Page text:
Supporting Families
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Tuesday, 21 December 2021 08:09

KentAdvice: Review of Seventeen Years of Support for Families

Index

This article is a follow-up from my previous, below, which reported that I am retiring from running this website, KentAdvice, and probably my involvement in education. It looks across the fifteen years the site has run, at some of the highlights and key issues that have featured. During most of that time, and for two years previously, I ran a parallel personal consultation service supporting families who had problems with schools or the education service across Kent and Medway.

Can I begin by thanking the many correspondents, both parents and professionals, who have sent messages of appreciation following my initial article, with two very different messages: firstly from the many families who have written to thank me for the advice and information on the site and/or my consultation service, from which they have benefitted;  and secondly as summarised by a headteacher - ‘Your tenacity in ensuring no stone was left unturned in exposing situations that were harming the educational chances of Kent children needs to be applauded.

As well as the website and my consultation service, I have also worked extensively behind the scenes with some schools, together with individual governors, headteachers, staff and parents, where there have been problems in their institutions. These have all contributed to my unique insight into schools across Kent and Medway.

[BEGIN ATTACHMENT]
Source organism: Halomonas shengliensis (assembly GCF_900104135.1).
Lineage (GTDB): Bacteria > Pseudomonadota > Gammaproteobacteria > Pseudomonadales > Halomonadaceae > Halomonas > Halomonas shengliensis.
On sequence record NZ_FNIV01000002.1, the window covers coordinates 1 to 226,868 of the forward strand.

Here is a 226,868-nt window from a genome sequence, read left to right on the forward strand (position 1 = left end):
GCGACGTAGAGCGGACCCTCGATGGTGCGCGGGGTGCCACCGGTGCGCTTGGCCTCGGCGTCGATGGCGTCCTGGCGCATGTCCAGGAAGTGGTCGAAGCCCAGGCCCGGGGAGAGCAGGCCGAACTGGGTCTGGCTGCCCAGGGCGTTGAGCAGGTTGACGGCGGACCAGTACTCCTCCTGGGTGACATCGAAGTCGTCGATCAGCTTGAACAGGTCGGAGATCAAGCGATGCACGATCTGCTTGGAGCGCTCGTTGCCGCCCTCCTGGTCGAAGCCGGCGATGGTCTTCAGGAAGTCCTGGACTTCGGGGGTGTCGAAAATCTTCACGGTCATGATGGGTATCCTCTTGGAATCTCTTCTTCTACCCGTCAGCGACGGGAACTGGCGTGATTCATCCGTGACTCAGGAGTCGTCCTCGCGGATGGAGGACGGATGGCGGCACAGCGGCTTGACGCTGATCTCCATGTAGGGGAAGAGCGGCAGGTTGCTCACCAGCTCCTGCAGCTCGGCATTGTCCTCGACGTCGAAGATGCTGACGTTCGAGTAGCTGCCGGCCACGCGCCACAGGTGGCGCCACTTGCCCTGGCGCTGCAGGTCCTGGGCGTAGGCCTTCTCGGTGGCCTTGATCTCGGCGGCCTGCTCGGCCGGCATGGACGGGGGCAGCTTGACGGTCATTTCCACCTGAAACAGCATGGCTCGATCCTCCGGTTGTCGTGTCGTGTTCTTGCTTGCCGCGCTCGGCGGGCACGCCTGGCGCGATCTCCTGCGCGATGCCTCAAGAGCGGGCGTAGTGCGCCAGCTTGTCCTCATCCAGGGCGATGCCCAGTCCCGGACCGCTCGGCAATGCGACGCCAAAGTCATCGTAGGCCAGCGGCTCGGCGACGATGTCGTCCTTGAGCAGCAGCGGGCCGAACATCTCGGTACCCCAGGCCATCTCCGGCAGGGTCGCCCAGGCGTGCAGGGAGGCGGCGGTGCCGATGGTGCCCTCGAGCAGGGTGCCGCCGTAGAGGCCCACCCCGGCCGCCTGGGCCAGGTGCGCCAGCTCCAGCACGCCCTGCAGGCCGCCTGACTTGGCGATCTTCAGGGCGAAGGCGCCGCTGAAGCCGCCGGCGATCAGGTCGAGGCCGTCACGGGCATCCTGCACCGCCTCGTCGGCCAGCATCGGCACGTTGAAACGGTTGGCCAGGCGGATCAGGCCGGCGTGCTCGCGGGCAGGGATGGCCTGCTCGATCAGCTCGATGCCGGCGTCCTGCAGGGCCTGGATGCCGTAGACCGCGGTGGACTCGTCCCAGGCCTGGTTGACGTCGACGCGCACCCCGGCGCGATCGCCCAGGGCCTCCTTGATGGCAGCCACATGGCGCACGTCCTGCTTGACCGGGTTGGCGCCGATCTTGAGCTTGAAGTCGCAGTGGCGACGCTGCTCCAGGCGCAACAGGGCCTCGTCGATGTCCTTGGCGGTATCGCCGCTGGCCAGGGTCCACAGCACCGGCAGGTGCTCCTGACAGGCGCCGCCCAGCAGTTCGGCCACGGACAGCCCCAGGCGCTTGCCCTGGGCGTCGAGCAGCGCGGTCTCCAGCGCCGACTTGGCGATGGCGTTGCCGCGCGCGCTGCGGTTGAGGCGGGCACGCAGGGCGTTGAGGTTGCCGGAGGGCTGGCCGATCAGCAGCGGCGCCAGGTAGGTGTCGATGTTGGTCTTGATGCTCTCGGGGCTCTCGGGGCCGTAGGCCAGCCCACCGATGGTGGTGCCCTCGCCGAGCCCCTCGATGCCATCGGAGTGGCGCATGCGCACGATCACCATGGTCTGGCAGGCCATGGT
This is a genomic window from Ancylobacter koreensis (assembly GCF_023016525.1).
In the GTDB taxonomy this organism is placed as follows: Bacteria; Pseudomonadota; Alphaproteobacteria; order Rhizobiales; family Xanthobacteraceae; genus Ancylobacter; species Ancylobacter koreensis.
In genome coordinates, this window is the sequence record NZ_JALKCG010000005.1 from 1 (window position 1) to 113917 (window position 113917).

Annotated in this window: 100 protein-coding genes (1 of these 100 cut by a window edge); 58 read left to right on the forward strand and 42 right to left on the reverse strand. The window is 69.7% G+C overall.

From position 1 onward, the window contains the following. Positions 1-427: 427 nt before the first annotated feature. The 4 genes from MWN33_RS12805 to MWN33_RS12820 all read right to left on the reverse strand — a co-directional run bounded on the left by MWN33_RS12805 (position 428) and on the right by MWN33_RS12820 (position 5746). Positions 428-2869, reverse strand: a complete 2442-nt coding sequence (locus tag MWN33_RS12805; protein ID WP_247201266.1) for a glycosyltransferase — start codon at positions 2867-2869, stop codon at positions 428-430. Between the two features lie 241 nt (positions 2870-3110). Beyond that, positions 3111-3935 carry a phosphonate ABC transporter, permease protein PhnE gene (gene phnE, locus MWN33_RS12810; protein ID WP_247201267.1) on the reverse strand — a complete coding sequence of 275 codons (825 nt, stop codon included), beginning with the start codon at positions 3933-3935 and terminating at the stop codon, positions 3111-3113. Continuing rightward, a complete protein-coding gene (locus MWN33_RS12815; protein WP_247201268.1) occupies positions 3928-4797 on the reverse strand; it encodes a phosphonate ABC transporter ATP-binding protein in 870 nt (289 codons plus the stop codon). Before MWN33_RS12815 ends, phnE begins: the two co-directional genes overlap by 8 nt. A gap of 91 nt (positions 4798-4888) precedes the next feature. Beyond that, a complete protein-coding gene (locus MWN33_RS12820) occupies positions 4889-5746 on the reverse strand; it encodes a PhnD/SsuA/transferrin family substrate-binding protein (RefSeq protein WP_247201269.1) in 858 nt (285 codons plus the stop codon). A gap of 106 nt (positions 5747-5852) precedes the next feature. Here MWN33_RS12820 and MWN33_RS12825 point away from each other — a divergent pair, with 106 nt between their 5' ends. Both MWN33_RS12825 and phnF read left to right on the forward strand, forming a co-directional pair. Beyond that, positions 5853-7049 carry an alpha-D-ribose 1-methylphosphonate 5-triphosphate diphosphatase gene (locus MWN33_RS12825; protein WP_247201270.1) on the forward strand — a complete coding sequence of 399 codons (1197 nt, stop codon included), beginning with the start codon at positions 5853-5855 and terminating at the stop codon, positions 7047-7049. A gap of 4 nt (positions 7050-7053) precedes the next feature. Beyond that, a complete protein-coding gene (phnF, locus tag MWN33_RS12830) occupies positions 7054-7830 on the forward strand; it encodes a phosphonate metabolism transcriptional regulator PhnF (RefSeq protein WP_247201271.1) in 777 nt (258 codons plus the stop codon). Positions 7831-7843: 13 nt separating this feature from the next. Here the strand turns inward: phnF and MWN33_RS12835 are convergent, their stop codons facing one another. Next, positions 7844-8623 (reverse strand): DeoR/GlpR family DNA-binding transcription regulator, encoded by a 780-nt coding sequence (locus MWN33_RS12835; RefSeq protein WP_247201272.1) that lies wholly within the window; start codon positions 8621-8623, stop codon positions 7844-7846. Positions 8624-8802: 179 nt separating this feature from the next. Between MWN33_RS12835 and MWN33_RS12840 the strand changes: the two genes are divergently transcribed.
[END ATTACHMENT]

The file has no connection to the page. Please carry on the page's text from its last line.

Sections Below
Introduction
Please note that many of the schools and Trusts referred to below have multiple articles written about them. The search engine on this site (top left hand corner of each page) will lead you to these and items about many other schools and local education matters. The top right hand side of each page lists all of the more than two hundred information and advice pages. Unfortunately, many of these have not been updated for some time and, although I will continue this process as long as the site is active (planned until November 2022) some will not be reached. 
 
I have resisted looking at national issues, on the dual grounds that I have nothing to offer that is unavailable elsewhere, and also that I have had more than enough local material to manage in the time available to me.

As a result, I am aware  I have  not reported on many of the consequences of the biggest challenge to schools for generations, that of the Covid pandemic which is regularly covered by national media. I have even resisted commenting on the appalling actions of so called ‘Anti Vaxers’ who have targeted schoolchildren, teachers and staff, many with a belief in a fantasy world of conspiracy. Headteachers have been a particular prey to add to their other Covid challenges, many receiving threats of different natures, whilst some have even had death threats issued.